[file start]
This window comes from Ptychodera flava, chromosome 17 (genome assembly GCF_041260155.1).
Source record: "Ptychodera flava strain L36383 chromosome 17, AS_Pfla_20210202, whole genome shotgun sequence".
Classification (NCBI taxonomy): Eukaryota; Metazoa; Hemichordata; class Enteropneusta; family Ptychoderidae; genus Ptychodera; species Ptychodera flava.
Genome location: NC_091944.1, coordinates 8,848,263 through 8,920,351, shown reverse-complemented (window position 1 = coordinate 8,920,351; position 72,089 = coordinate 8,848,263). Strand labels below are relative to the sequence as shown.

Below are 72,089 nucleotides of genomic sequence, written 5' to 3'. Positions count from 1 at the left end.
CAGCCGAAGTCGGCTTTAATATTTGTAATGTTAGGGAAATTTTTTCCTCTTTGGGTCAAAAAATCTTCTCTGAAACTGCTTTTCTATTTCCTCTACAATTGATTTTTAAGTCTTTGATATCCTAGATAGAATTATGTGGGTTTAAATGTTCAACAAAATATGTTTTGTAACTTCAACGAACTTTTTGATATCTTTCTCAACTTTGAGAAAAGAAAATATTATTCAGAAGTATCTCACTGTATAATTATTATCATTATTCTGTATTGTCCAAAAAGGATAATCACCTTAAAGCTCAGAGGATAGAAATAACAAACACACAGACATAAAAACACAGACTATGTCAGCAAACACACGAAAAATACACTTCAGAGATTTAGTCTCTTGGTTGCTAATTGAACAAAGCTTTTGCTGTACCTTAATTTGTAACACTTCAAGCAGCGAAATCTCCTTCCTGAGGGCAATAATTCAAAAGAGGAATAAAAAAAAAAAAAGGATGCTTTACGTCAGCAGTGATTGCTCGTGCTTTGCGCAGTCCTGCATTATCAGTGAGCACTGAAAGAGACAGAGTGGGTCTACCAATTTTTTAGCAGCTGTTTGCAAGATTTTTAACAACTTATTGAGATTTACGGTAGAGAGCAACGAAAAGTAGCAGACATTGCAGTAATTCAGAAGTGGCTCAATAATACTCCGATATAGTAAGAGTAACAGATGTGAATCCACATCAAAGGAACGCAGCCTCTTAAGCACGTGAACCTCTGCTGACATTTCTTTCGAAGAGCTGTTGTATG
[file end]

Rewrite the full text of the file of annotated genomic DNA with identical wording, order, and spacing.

This window comes from Ptychodera flava, chromosome 17 (genome assembly GCF_041260155.1).
Source record: "Ptychodera flava strain L36383 chromosome 17, AS_Pfla_20210202, whole genome shotgun sequence".
Classification (NCBI taxonomy): Eukaryota; Metazoa; Hemichordata; class Enteropneusta; family Ptychoderidae; genus Ptychodera; species Ptychodera flava.
Genome location: NC_091944.1, coordinates 8,848,263 through 8,920,351, shown reverse-complemented (window position 1 = coordinate 8,920,351; position 72,089 = coordinate 8,848,263). Strand labels below are relative to the sequence as shown.

Below are 72,089 nucleotides of genomic sequence, written 5' to 3'. Positions count from 1 at the left end.
CAGCCGAAGTCGGCTTTAATATTTGTAATGTTAGGGAAATTTTTTCCTCTTTGGGTCAAAAAATCTTCTCTGAAACTGCTTTTCTATTTCCTCTACAATTGATTTTTAAGTCTTTGATATCCTAGATAGAATTATGTGGGTTTAAATGTTCAACAAAATATGTTTTGTAACTTCAACGAACTTTTTGATATCTTTCTCAACTTTGAGAAAAGAAAATATTATTCAGAAGTATCTCACTGTATAATTATTATCATTATTCTGTATTGTCCAAAAAGGATAATCACCTTAAAGCTCAGAGGATAGAAATAACAAACACACAGACATAAAAACACAGACTATGTCAGCAAACACACGAAAAATACACTTCAGAGATTTAGTCTCTTGGTTGCTAATTGAACAAAGCTTTTGCTGTACCTTAATTTGTAACACTTCAAGCAGCGAAATCTCCTTCCTGAGGGCAATAATTCAAAAGAGGAATAAAAAAAAAAAAAGGATGCTTTACGTCAGCAGTGATTGCTCGTGCTTTGCGCAGTCCTGCATTATCAGTGAGCACTGAAAGAGACAGAGTGGGTCTACCAATTTTTTAGCAGCTGTTTGCAAGATTTTTAACAACTTATTGAGATTTACGGTAGAGAGCAACGAAAAGTAGCAGACATTGCAGTAATTCAGAAGTGGCTCAATAATACTCCGATATAGTAAGAGTAACAGATGTGAATCCACATCAAAGGAACGCAGCCTCTTAAGCACGTGAACCTCTGCTGACATTTCTTTCGAAGAGCTGTTGTATG